The Spice Farm

We took a sightseeing tour one day.  It cost £100 and included a driver as well as the tour guide – including lunch.  As the car left the coastal resort areas you could see that the country was pretty poor with many buildings merely consisting of corrugated iron and tarpaulins held up with wooden props.

The main roads were in good order and all the uncleared areas were jungly in appearance. We saw cows, dogs and even the odd donkey wandering by the road side. Water buffalo were tethered in yards and along every main road there were stalls selling fresh fruit and vegetables, including coconuts which the stall holder swiftly opened with a machete and inserted a plastic straw, so you could drink the refreshing contents  We visited a Hindu temple and a Catholic church, the two main religions in Goa – Muslims being the third religion.  Our guide said they all lived together in harmony.

A Nut Growing Beneath A Cashew Fruit

 We stopped at a cashew nut factory and were amazed to see how they grew on the trees, each fruit having just one nut growing beneath it.  They pulped the fruit and made it into fenni, a wicked local alcoholic drink.  The  nuts were then boiled, shelled by hand, then the skin was removed before being hand sorted and packed.

A Female Pineapple – the male has no prickles!

Production of spices was an important industry in Goa and we visited a spice farm and were shown the variety of spices being grown: allspice, coffee beans, cardamon, peppercorns, cinnamon, turmeric and so on. We watched a man demonstrating harvesting the betel nut by climbing a tree twenty metres high, swaying the tree toward the next one and crossing from treetop to treetop. When he wanted to come down he just jumped, slowing his descent slightly with a short length of rope held in each hand and encircling the smooth trunk.

Man Harvesting Betel Nuts

It was very hot and our guide ended the tour by tipping a ladle of chilled water laced with lavender oil down each of our backs – it was a shock but very refreshing. Then it was time for lunch served on plates made from betel nut leaves.

Fresh Produce Market In Panaji

Not Everyone Was Working

On the way back we stopped at a vegetable market in the capital Panaji.  By then it was mid afternoon and some of the stall holders were eating or taking a nap.

Sasashti Beach

After breakfast the following day we headed for the beach. The sun was shining and it was 33° but with a cooling breeze. We felt thoroughly spoiled when hotel staff provided us with huge towels and positioned our sun loungers under a grass sun shade. The sand had the consistency of icing sugar and softly scrunched as you walked on it. The sea (the Arabian Sea) was wonderful, it shelved gently and was warm as a bath but with a few waves to make it more interesting.


The beach stretched for miles in both directions and there were life guards positioned every 200 metres or so. As soon as you walked away from the “hotel” stretch of beach you were accosted by beautiful young girls in colourful saris, selling cheap scarves and bangles. They were friendly and polite but very persistent. We were newbies to the area and they looked so beautiful so we didn’t mind the interruptions. No doubt, by the end of the holiday we would find them extremely irritating.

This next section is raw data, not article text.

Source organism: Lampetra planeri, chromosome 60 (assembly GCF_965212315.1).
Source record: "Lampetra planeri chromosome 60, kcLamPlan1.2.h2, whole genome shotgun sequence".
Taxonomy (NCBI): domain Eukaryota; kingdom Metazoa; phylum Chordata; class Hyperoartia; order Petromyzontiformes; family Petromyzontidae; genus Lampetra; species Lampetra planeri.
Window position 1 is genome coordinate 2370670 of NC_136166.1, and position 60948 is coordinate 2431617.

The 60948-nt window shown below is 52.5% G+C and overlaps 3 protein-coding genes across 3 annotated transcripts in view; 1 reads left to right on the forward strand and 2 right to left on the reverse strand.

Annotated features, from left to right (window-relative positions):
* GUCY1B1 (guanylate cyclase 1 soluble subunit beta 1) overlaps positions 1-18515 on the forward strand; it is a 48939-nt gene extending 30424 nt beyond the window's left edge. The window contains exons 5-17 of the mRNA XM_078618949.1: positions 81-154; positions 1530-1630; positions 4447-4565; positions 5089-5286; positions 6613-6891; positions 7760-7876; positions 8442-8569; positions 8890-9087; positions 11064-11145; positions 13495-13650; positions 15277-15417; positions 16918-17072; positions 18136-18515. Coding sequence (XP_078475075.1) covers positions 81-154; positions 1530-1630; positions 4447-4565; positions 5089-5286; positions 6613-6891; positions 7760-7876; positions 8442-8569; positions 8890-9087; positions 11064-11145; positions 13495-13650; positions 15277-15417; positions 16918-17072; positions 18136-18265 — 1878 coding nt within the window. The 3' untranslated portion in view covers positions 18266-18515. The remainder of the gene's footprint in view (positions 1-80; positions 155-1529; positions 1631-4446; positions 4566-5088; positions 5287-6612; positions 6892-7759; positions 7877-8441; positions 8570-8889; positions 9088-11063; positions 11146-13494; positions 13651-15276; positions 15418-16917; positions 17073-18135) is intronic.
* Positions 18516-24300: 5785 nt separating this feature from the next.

At the end of the day as the sun was setting, we walked along the beach and had supper in one of the many shack restaurants lining the beach. We ate at a table set in the sand under a canvas roof. Tony had a fish curry and I had grilled calamari with salad and chips, the whole meal cost £7 for the two of us, including a couple of beers. After the sun had set we walked back along the beach and watched fishermen in a small wooden boat with outrigger land on the beach where there were many hands to haul the heavy vessel above the tide line. The women folk quickly sorted the silvery fish and the nearby restaurants took the fish to put on their barbecues.


 

Beach Holiday In Goa

We left Heathrow at 9 pm flying overnight with British Airways to Mumbai where we were to change planes for the flight to Goa. India was five and a half hours ahead of the UK and it was already mid morning when we touched down in a hot Mumbai.

We were in possession of a visitors’ visas but the immigration process still took far too long. Each passenger had to be photographed and then their finger prints scanned – the four fingers of one hand, then the other and then the two thumbs. More often than not, one of the three scans failed to register and the whole process had to be restarted. We must have been at the desk for fifteen minutes before they finally gave up trying to record Tony’s sausage fingers and we were finally waved through Passport Control.
We took the airport transfer bus from the international airport to the domestic terminal ten minutes drive away. The domestic airport was not air conditioned and was extremely busy – and our flight to Goa was delayed; so we found a crowded bar and had a couple of beers.
It was a short 45 minute flight to Goa where we were met by a handsome young man holding a board with our names on. We were soon heading towards our hotel, the Taj Exotica in the quieter south of the country. It was dark by the time we arrived forty minutes later. We were shown to comfortable seats in the huge foyer from where the reception staff carried out the check in procedure. We were given cool hand towels, a fruit cocktail, a flower and a necklace of tiny shells before we were whisked away to our room.